Has there ever been a better time to be AIB chief executive?

Cantillon: Give or take the absence of bonuses, bank boss has reasons to be cheerful

Colin Hunt: AIB chief executive  expects “a strong recovery as the economy reopens and the rollout of vaccines gathers momentum”. Photograph: Nick Bradshaw

Colin Hunt: AIB chief executive expects “a strong recovery as the economy reopens and the rollout of vaccines gathers momentum”. Photograph: Nick Bradshaw

 

There might be no sign of a return to executive bonuses but, otherwise, there are several reasons for AIB chief executive Colin Hunt to be cheerful.

In a trading statement issued last week, the Irish bank said it returned to profitability in the first quarter of this year after a bumpy ride in 2020 due to the impact of Covid-19 on the economy.

“We expect a strong recovery as the economy reopens and the rollout of vaccines gathers momentum,” Hunt said in the trading update.

Thanks to a range of Government supports, the predicted meltdown of the Irish economy has not yet materialised and most commentators are expecting a consumer splurge for six months or so whenever the economy is fully reopened and air travel can resume.

Less competition

The imminent exits of Ulster Bank and KBC from the Irish market will cut the number of banks from five to three, thereby reducing competition. AIB is in talks with Ulster Bank on acquiring €4 billion of performing corporate and commercial loans, and stands to gobble up market share. This will give it the leverage to nudge up fees and charges over time.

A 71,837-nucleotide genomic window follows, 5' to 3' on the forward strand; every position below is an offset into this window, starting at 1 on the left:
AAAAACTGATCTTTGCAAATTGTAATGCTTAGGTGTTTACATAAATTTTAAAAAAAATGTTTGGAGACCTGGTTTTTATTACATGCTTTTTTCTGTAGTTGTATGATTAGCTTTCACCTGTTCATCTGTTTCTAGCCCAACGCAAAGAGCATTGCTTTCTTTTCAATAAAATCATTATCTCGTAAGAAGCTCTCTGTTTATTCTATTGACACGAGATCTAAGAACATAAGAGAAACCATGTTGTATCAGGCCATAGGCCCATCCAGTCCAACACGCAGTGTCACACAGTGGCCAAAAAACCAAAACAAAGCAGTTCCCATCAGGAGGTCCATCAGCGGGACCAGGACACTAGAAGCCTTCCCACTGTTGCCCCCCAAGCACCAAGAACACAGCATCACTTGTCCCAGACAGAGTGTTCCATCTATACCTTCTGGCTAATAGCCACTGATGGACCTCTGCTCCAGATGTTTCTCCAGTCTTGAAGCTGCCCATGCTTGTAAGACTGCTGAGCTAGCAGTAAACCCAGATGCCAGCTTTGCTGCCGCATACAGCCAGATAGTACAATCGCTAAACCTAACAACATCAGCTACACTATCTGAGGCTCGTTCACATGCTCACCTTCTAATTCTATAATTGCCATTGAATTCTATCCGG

In addition, its main rival, Bank of Ireland, is taking significant flak over its decision to close bank branches around the State.

Davy sale

Hunt is also about to close on the €138 million purchase of his former employer, Goodbody stockbrokers. The timing of that deal could hardly be better given the current woes of its bitter rival, Davy, which is now up for sale. And AIB is in talks with Irish Life’s Canadian parent about a life and insurance joint venture.

AIB has also signalled a return to dividend payments, which were suspended last year due to Covid. “Capital remains materially above appropriate levels, setting AIB up for outsized returns in the coming years,” Davy analyst Diarmaid Sheridan stated in a note to clients on Friday.

Challenges lie ahead, of course, but oddly there might never have been a better time to be AIB chief executive. Except for the absence of bonuses.

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